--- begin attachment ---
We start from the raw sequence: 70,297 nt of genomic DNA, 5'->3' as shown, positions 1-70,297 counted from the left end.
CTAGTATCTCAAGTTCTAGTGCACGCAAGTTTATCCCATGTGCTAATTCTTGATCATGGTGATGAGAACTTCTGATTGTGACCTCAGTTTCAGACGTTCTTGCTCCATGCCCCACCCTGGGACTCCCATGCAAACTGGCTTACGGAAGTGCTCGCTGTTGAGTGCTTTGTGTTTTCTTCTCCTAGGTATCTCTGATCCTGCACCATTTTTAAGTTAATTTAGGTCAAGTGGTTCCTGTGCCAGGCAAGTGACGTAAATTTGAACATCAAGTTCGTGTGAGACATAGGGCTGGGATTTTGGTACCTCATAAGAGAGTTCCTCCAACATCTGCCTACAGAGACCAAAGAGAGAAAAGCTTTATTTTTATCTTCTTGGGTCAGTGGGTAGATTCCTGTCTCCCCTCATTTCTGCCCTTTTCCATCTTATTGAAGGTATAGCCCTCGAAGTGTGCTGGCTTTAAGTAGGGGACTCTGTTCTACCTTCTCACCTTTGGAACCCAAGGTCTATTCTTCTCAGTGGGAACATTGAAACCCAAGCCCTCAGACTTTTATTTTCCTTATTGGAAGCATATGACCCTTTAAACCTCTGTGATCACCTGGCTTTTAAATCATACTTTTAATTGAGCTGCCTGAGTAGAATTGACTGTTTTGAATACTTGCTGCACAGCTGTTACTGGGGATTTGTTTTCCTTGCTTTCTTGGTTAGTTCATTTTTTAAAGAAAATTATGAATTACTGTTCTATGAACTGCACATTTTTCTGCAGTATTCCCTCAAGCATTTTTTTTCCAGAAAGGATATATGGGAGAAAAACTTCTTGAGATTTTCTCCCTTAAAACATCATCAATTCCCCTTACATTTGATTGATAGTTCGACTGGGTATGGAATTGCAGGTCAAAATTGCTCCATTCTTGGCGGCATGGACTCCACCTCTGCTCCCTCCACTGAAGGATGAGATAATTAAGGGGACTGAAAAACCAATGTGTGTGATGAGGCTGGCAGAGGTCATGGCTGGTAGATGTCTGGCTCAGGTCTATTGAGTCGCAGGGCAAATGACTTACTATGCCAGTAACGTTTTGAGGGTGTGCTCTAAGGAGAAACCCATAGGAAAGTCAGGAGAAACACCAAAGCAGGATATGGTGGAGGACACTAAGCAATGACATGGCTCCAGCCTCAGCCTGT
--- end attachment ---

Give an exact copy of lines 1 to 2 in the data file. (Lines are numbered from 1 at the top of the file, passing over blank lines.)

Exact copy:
We start from the raw sequence: 70,297 nt of genomic DNA, 5'->3' as shown, positions 1-70,297 counted from the left end.
CTAGTATCTCAAGTTCTAGTGCACGCAAGTTTATCCCATGTGCTAATTCTTGATCATGGTGATGAGAACTTCTGATTGTGACCTCAGTTTCAGACGTTCTTGCTCCATGCCCCACCCTGGGACTCCCATGCAAACTGGCTTACGGAAGTGCTCGCTGTTGAGTGCTTTGTGTTTTCTTCTCCTAGGTATCTCTGATCCTGCACCATTTTTAAGTTAATTTAGGTCAAGTGGTTCCTGTGCCAGGCAAGTGACGTAAATTTGAACATCAAGTTCGTGTGAGACATAGGGCTGGGATTTTGGTACCTCATAAGAGAGTTCCTCCAACATCTGCCTACAGAGACCAAAGAGAGAAAAGCTTTATTTTTATCTTCTTGGGTCAGTGGGTAGATTCCTGTCTCCCCTCATTTCTGCCCTTTTCCATCTTATTGAAGGTATAGCCCTCGAAGTGTGCTGGCTTTAAGTAGGGGACTCTGTTCTACCTTCTCACCTTTGGAACCCAAGGTCTATTCTTCTCAGTGGGAACATTGAAACCCAAGCCCTCAGACTTTTATTTTCCTTATTGGAAGCATATGACCCTTTAAACCTCTGTGATCACCTGGCTTTTAAATCATACTTTTAATTGAGCTGCCTGAGTAGAATTGACTGTTTTGAATACTTGCTGCACAGCTGTTACTGGGGATTTGTTTTCCTTGCTTTCTTGGTTAGTTCATTTTTTAAAGAAAATTATGAATTACTGTTCTATGAACTGCACATTTTTCTGCAGTATTCCCTCAAGCATTTTTTTTCCAGAAAGGATATATGGGAGAAAAACTTCTTGAGATTTTCTCCCTTAAAACATCATCAATTCCCCTTACATTTGATTGATAGTTCGACTGGGTATGGAATTGCAGGTCAAAATTGCTCCATTCTTGGCGGCATGGACTCCACCTCTGCTCCCTCCACTGAAGGATGAGATAATTAAGGGGACTGAAAAACCAATGTGTGTGATGAGGCTGGCAGAGGTCATGGCTGGTAGATGTCTGGCTCAGGTCTATTGAGTCGCAGGGCAAATGACTTACTATGCCAGTAACGTTTTGAGGGTGTGCTCTAAGGAGAAACCCATAGGAAAGTCAGGAGAAACACCAAAGCAGGATATGGTGGAGGACACTAAGCAATGACATGGCTCCAGCCTCAGCCTGT